Are you the ethical employer that bullying injury ends with?

Workplace bullying injury is hard to see. Mental health injury doesn’t show itself through x-rays or ultrasounds. When employees are injured from bullying, it is often hidden and relegated to appear after working hours because of the target’s perceived shame and humiliation that comes with it.

However, in my time working with bullied targets, I have learnt that bullying injury and impact is not so hidden. Knowing what to look for, and knowing the right questions to ask, it can be seen in the full light of day.

However, what I am also seeing is that bullying injury hasn’t evaporated by a change in role or workplace. Unfortunately, many people leave a workplace after a bullying experience. Often they haven’t dealt with the injury or impact; and this is evident in their new roles.

I have worked with bullied targets in their new roles in ways their employers didn’t expect. For example, one employee in middle management failed to fully interact and engage with their colleagues. This contrasted to that employee’s approach to other previous roles.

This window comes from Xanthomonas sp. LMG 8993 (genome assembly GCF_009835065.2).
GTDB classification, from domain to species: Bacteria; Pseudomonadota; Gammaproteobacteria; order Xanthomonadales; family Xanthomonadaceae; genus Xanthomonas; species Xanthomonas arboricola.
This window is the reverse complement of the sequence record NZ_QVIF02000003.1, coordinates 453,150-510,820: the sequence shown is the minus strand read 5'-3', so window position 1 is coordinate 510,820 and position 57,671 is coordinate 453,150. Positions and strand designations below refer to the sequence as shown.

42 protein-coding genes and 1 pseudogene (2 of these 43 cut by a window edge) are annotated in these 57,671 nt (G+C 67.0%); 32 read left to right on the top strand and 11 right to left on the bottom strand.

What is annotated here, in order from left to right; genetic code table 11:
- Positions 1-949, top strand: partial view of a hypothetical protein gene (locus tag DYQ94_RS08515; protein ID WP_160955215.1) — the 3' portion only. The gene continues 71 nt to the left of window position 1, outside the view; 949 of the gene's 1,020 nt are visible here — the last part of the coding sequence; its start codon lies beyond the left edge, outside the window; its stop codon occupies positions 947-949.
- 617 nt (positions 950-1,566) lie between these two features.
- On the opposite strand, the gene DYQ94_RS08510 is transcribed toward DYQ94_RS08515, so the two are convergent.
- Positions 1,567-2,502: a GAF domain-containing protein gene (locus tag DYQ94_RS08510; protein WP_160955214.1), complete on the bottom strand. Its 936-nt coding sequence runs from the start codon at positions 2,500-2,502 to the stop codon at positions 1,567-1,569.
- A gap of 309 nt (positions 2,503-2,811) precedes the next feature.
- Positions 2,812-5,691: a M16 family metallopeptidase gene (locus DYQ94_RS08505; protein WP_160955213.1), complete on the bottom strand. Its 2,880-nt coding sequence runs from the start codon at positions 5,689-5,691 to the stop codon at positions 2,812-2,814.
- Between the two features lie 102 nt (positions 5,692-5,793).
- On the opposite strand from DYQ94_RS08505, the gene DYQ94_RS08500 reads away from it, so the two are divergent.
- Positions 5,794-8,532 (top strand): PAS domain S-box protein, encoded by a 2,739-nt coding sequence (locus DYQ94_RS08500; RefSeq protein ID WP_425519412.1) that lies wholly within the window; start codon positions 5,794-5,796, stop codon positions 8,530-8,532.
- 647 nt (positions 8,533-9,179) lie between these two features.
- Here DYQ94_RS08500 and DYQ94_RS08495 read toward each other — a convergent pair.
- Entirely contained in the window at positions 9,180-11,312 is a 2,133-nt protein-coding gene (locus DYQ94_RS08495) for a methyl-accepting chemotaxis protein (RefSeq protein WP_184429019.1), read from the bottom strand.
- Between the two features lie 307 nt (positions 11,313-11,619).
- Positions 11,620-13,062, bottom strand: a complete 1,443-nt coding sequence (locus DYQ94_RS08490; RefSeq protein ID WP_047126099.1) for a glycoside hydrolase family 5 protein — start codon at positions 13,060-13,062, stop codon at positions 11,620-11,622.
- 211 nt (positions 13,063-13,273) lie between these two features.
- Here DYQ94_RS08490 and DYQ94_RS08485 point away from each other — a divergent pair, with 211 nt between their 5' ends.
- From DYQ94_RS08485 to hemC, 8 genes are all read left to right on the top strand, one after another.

In another case, an employee was hyper-vigilant in a new workplace when they perceived they were being criticised and felt under threat. This resulted in workplace conflict and ineffective work relationships.

In another case, an employee was in constant conflict with their manager. The employee in a previous workplace had been described as having a balanced and calming personality, but was now becoming quick to anger. The employee was described as having lost ability to de-escalate conflict following being targeted with bullying type behaviours in another workplace.

All of these cases had one thing in common. They moved from one role to the next, two in other companies, but they were carrying around the impacts of bullying to the next role.

An employee being injured by workplace bullying in another position or company may not be perceived to be your problem. However, if they are now in your company, they are “your problem”.

One of the most inspiring thing I have been part of is when an employer has invited me in to work with an individual employee who has been bullied in previous roles or workplaces.

That employer has been driven by an ethical belief that they want to see that employee thrive in their workplace and they are willing to support that goal. The employer has become aware of what previously occurred to that employee and are willing to help them get back to health.

Are you that ethical employer who workplace bullying injury ends with?

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